Jordan: Elections have a way of sneaking up on you. There’s always one off in the distance of course, your party just lost, start planning for next time. Your guys just won, start padding the resume. If you want to know how quickly voters can start planning their next ballot, take a look at the polls in Ontario today. All of that is to say we have been talking about this October’s federal election for so long now that it has perpetually seemed imminent, but it’s never actually been close enough that the numbers mattered. This weekend, however, we passed the 100 day mark as in there are less than that many sleeps remaining until we all get to vote and half the country goes to bed sad. The narrative around this election has changed so many times, it’s been difficult to keep track of exactly where the battleground stands at any moment. So today we thought we’d try a refresh for you. Sunny Ways Justin Trudeau, most popular Canadian prime minister, that’s gone. Jagmeet Singh, fresh face poised to lead the NDP to serious gains, not so much. Remember when Maxime Bernier was a stone’s throw away from the conservative leadership, instead of pulling between 1 and 2% and tweeting all right slogans? Just last year. All that was before SNC Lavalin, before Andrew Sheer’s victory, a whole whack of provinces going blue, the rise of the Green Party, climate change vote, and the Ontario Government’s patronage scandal. That is like six elections worth of narratives, and we’ve only got one, but it is at long last within sight. So how do things stand? What happens next?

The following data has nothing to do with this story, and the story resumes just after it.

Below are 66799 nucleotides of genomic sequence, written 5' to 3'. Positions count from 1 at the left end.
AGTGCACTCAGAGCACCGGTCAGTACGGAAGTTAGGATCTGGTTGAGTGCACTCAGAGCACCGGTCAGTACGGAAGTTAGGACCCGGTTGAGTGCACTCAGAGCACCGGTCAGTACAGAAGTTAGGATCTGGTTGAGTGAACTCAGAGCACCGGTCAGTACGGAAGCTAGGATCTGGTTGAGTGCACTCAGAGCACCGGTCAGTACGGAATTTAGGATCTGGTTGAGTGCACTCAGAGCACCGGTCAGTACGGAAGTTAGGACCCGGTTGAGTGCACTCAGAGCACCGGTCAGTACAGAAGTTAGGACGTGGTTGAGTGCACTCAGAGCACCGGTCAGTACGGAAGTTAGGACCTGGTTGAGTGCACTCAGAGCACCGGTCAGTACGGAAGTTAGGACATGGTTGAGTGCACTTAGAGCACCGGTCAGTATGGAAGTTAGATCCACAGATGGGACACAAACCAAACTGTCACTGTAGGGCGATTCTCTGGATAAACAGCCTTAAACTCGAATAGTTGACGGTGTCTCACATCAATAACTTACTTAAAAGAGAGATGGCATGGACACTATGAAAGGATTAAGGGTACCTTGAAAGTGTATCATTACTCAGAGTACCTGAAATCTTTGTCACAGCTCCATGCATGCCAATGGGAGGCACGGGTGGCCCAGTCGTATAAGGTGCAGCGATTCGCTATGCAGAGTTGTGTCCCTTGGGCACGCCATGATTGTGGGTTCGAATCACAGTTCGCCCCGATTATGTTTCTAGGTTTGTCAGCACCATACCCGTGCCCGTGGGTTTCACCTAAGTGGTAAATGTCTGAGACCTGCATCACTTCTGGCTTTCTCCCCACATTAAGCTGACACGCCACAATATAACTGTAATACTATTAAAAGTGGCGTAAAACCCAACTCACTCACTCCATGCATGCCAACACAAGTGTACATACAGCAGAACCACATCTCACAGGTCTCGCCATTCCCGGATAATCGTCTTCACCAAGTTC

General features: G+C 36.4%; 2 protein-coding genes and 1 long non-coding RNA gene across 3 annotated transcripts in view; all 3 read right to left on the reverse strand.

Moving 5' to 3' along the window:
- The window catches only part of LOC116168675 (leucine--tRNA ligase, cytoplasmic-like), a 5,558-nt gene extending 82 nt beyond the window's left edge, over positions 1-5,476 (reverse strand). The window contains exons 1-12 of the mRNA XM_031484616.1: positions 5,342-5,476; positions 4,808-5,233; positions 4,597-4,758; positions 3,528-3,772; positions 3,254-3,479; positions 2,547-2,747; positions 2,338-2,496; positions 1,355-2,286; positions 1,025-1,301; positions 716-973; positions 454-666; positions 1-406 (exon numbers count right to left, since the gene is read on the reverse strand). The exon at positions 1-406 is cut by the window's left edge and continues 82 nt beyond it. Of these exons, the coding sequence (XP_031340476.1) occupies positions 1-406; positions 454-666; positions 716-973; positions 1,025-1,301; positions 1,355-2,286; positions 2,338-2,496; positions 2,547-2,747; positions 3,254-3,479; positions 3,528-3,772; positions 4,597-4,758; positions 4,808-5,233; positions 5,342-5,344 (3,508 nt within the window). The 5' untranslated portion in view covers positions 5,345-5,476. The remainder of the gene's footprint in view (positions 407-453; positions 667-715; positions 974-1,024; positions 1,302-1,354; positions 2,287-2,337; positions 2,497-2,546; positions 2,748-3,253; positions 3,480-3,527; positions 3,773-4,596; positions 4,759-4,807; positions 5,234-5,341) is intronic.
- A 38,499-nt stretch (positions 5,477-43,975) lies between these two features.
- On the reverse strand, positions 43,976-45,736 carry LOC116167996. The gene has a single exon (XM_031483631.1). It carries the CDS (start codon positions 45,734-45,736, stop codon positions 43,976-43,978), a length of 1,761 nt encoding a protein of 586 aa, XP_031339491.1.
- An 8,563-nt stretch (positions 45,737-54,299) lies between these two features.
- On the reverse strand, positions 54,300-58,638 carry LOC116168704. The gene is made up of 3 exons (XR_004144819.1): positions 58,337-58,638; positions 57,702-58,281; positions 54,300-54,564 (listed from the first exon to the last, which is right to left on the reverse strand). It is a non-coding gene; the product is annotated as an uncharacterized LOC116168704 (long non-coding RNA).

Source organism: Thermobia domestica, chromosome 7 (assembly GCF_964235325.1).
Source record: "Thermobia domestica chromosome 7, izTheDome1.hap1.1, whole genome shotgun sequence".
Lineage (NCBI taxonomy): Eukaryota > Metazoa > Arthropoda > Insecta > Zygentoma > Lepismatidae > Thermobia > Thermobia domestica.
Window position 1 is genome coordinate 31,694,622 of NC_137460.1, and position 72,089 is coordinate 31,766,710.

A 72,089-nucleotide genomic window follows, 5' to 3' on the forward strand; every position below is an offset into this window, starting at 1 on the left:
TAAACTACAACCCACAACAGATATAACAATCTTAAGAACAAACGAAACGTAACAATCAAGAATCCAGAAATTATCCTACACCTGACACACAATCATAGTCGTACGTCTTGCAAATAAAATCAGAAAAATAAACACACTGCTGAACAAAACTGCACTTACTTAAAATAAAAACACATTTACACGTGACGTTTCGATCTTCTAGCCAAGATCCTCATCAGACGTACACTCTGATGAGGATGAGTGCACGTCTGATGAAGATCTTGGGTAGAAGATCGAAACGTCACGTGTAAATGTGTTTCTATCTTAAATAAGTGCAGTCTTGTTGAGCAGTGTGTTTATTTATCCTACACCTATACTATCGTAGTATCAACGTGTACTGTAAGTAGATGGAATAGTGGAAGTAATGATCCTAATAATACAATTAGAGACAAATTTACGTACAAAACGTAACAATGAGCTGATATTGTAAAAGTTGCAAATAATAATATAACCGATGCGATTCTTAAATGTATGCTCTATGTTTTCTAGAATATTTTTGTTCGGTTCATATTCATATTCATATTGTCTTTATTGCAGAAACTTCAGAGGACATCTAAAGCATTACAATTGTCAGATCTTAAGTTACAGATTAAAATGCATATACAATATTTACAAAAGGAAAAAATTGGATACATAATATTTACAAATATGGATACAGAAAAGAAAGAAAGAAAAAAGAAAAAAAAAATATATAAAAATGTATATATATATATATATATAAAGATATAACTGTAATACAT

Jordan: I’m Jordan Heath Rawlings, and this is The Big Story. John Geddes is the Ottawa bureau chief for Maclean’s. We figured if anybody could set the scene, he could. Hey, John.
John: Hi. How you doing?
Jordan: I’m doing really well, thanks, and we are finally less than 100 days from this critical election. The last time we checked in on federal politics with the bird’s eye view as we kind of do, the liberals were in real trouble. How does that stand now?